The Peshawar-born Lambah’s diplomatic salience in Pakistan was mostly the work of the relations he had built across that country’s social, political and diplomatic spectrum. If Nawaz Sharif was a phone call away, he could get across equally easily to Benazir Bhutto when she was prime minister. In fact, he offered to intercede on my behalf with Benazir when her government denied me an extension of my residence visa in 1994. Overwhelmed though I was by the gesture, I saw no reason for him taking the obligation when I had no vested interest in overstaying the hospitality.
In fact, I had personally conveyed to the then Pakistani Interior Minister, Naseerullah Khan Babar, what I thought of the Benazir regime’s decision to cut down the number of Indian journalists in Pakistan to bring the count at par with Pakistani scribes in India at the time. Babar heard and I said: “History will not pardon you for pulling down an important bridge our countries need to improve ties.”
Not the one to force his views on others, Lambah deferred, asking me instead as to what he could do to facilitate my return and enable me to pursue at home my interest in Pakistan’s domestic affairs and its relations with India. As the internet age then was far away, I requested him to arrange for copies of a Pakistani daily and a weekly magazine sent to me through the diplomatic bag every week. He kept his word till he was our High Commissioner there.
Not that Lambah was loath to disagreeing. He questioned perspectives in his own understated way. “I’m surprised that he told you that. That’s not my reading of his approach,” enjoined Lambah when I explained in an article, Pranab Mukherjee’s emphasis on Confidence Building Measures (CBMs) with the argument: As Kashmir cannot be resolved vide a pact or a treaty, a settlement might arise by giving people on both sides of the LoC a way of life they get used to (through CBMs).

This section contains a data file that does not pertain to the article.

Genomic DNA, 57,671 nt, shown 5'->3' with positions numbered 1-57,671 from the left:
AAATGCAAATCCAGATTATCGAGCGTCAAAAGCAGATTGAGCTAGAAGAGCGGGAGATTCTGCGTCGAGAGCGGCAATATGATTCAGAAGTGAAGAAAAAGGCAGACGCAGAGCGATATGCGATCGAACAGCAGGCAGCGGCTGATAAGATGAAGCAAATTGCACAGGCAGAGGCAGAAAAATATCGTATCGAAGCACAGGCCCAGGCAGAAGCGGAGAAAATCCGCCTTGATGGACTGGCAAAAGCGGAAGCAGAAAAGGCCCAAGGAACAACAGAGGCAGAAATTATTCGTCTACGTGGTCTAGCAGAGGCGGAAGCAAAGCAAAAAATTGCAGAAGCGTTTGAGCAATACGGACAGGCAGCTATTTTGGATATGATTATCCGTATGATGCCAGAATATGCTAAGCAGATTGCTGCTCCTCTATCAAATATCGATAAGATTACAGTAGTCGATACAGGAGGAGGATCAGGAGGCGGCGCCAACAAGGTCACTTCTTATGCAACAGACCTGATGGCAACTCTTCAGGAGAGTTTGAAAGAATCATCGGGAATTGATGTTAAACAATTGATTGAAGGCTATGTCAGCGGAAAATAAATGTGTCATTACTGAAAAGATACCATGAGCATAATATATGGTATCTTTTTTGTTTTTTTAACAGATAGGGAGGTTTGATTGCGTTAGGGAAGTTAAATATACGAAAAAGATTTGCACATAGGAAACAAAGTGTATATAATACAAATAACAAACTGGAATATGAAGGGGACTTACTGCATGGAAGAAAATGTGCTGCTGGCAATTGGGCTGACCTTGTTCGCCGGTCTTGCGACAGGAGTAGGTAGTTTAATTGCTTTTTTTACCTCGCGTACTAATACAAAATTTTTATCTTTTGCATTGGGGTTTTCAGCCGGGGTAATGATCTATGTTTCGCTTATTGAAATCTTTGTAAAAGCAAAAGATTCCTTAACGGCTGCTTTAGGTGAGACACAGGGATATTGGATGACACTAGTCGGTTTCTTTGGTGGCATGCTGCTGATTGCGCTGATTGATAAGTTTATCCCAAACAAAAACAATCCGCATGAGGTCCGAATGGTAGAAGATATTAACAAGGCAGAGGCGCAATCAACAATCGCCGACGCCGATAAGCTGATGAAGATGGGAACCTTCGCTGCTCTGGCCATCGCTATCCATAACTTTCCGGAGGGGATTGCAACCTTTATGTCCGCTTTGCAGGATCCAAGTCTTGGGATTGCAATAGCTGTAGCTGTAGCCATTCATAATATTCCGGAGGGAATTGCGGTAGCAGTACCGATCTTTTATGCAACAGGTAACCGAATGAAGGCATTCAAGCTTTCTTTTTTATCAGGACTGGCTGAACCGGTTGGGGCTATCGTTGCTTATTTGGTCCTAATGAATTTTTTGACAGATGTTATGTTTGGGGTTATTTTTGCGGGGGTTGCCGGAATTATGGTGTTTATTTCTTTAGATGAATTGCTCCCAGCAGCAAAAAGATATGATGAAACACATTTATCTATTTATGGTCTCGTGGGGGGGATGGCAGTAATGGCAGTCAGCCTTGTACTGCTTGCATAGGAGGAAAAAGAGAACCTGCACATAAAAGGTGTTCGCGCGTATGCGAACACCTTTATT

Lambah’s commitment to dialogue and peace with Pakistan was writ large in his approach to a relationship burdened by history. That did not however make him abandon or oppose coercive diplomacy when needed. I was sitting with him in his office when the then foreign secretary JN Dikshit called on the hotline, in the middle of a crisis triggered by the abduction and assault of a senior embassy official, Rajesh Mittal by Pakistani intelligence operatives in May 1992.
As he took the call, Lambah did not, for some reason, ask me and the PTI correspondent Sujit Chatterjee to move out of the room. Except for muttering acknowledgements, he didn’t say much in the phone conversation in which Dikshit did the talking from the other end. But on putting down the receiver, he exclaimed praise for the foreign secretary: “I just can’t stop admiring his guts. The Pakistanis aren’t allowing an Indian Air Force (IAF) plane to evacuate Mittal. Knowing that they were overhearing us, he asked me to tell them that he’s sending a Border Security Force (BSF) plane. They can shoot it down if they want.”
The BSF plane arrived and Mittal was transported in it — all alone and with only the clothes he wore. His family followed him later. So much so, that Lambah’s deputy, M K Bhadrakumar, who had accompanied Mittal to the airport, was forced to return from the gates.
While the seasoned diplomat leaves behind countless friends and admirers across the aisle, if the border between India and Pakistan can be so described, he has had his share of detractors. As a foreign-service hand who had worked with him said: “India-Pakistan ties aren’t about classical textbook diplomacy. They’re a Punjabi love (hate) fest in which Lambah excelled. An amenable, sociable man, he was an efficient implementation agent of the governments he served, be it on Afghanistan or Pakistan.”
In all probability, Lambah wouldn’t have risen to the bait! He’d have thanked the disagreeable colleague for his “superior wisdom” and moved on. The old school to which he belonged didn’t teach him verbal combat or slugfest. In his death, the country has lost a memory bank of tremendous value.
HT’s veteran political editor, Vinod Sharma, brings together his four-decade-long experience of closely tracking Indian politics, his intimate knowledge of the actors who dominate the political theatre, and his keen eye which can juxtapose the past and the present in his weekly column, Distantly Close
The views expressed are personal